‘Lolita’ by Vladimir Nabokov – Book Review

Blurb from Goodreads

Humbert Humbert – scholar, aesthete and romantic – has fallen completely and utterly in love with Lolita Haze, his landlady’s gum-snapping, silky skinned twelve-year-old daughter. Reluctantly agreeing to marry Mrs Haze just to be close to Lolita, Humbert suffers greatly in the pursuit of romance; but when Lo herself starts looking for attention elsewhere, he will carry her off on a desperate cross-country misadventure, all in the name of Love.

Hilarious, flamboyant, heart-breaking and full of ingenious word play, Lolita is an immaculate, unforgettable masterpiece of obsession, delusion and lust. 

My Review

Lolita is one of those books that is frequently seen on ‘must read classics’ lists. So me being me I decided that I had to read it for myself so that I could understand why a book about the most disturbing of things, paedophilia, is so eulogised.

And I am truly baffled.

Yes. Okay, initially this book has incredibly beautiful prose. It has sort of a saccharine charm to it. Take this passage for instance:

“Lolita, light of my life, fire of my loins. My sin, my soul. Lo-lee-ta: the tip of the tongue taking a trip of three steps down the palate to tap, at three, on the teeth. Lo. Lee. Ta.

She was Lo, plain Lo, in the morning, standing four feet ten in one sock. She was Lola in slacks. She was Dolly at school. She was Dolores on the dotted line. But in my arms she was always Lolita.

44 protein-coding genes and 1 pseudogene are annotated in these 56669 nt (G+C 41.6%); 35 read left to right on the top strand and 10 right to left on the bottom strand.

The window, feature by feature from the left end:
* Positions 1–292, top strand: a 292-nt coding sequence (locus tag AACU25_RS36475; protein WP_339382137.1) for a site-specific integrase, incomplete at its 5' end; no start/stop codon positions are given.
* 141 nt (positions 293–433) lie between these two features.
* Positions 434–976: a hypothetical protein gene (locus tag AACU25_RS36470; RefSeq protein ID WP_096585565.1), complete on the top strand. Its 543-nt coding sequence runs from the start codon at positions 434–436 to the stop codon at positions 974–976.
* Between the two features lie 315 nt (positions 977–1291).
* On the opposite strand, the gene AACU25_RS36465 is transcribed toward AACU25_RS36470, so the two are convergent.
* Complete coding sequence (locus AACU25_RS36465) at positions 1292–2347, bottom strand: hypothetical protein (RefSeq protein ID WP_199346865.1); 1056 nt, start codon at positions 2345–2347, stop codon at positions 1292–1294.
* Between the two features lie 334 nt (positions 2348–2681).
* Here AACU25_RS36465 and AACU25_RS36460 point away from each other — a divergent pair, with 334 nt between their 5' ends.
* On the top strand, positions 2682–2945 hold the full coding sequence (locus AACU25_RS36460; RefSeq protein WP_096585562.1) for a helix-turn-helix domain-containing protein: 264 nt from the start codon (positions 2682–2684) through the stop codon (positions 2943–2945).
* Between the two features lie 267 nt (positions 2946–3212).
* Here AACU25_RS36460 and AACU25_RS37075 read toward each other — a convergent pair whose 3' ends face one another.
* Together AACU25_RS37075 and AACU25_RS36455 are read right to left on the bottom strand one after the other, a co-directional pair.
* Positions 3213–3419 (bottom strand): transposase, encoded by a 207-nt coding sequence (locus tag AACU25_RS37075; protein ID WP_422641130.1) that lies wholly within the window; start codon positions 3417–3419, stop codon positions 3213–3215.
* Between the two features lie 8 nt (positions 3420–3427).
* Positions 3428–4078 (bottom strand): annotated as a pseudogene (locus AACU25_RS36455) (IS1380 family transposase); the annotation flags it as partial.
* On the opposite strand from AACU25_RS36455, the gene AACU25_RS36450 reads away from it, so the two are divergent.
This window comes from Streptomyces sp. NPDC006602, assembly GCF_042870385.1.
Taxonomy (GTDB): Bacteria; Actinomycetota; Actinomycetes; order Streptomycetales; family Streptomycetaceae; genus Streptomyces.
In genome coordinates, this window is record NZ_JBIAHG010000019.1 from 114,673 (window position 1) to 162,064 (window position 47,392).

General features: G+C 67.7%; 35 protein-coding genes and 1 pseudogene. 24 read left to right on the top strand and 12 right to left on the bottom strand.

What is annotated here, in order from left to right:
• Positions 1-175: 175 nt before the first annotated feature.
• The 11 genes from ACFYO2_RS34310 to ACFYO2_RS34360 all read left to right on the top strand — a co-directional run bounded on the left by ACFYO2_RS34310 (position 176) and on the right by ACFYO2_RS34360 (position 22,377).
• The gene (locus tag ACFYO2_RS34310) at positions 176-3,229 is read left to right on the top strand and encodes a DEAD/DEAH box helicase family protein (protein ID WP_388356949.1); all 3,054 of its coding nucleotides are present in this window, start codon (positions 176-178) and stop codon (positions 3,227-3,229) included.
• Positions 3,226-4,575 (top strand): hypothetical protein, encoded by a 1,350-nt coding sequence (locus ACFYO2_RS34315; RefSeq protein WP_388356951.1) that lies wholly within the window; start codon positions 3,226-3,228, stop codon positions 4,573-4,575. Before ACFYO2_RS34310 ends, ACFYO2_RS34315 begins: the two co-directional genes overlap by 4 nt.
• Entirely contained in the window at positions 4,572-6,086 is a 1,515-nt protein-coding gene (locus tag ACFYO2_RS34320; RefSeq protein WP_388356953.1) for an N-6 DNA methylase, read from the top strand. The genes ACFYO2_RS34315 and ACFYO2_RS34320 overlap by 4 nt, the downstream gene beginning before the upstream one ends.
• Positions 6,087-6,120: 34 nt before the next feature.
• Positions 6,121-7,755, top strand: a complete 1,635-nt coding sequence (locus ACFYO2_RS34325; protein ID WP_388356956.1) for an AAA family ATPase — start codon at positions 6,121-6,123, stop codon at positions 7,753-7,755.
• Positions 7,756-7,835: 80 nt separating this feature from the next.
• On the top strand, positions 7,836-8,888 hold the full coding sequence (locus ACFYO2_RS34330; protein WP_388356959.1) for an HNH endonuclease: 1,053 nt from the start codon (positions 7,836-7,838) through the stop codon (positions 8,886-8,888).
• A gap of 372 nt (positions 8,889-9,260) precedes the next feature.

Did she have a precursor? She did, indeed she did.

In point of fact, there might have been no Lolita at all had I not loved, one summer, an initial girl-child. In a princedom by the sea.

Oh when? About as many years before Lolita was born as my age was that summer. You can always count on a murderer for a fancy prose style.

Ladies and gentlemen of the jury, exhibit number one is what the seraphs, the misinformed, simple, noble-winged seraphs, envied. Look at this tangle of thorns.”

It’s quite seductively written isn’t it. Almost mesmerising. And this is what the book aims to do, it aims to tempt the reader into understanding the debauched psyche of Humbert Humbert. It tries to portray this most unreliable of narrators as a sympathetic character. It tries to con the reader into believing the veracity of his story…

And very early on I was tempted…

But I soon grew tired of this lecherous style of prose. It grew irksome. And I needed this book to be over with.

And you know what… I got so freaking tired of victim blaming Lolita. Characterising her as a temptress. A nymphet. A girl with all the power. A girl so alluring that a grown man would fall head over heels in love with her…

Lolita was a child.

A CHILD.

There is nothing sexual about a child. They do not lead adults on.

So yeah, maybe you can argue that I don’t have the stomach for this. That I don’t like being made to feel uncomfortable and provoked by my reads.

But I would have to respectfully disagree with you. Because even if you set aside the paedophilic aspect of this book then I don’t think the quality of the writing even stands up to what I would term literary merit. It is what ultimately left me feeling so cold towards this book and not the uncomfortable subject matter. In my opinion just because a book provokes an uncomfortable reaction does not automatically make it worthy of praise.

But also screw it because this is a book that attempts to create a sympathetic narrative for a paedophile and I am not here for that. There’s enough crap in the real world with sexism, racism, xenophobia and homophobia etc. rife in our day to day lives that I don’t need to support this type of book that nigh on glamorises paedophilia.

One star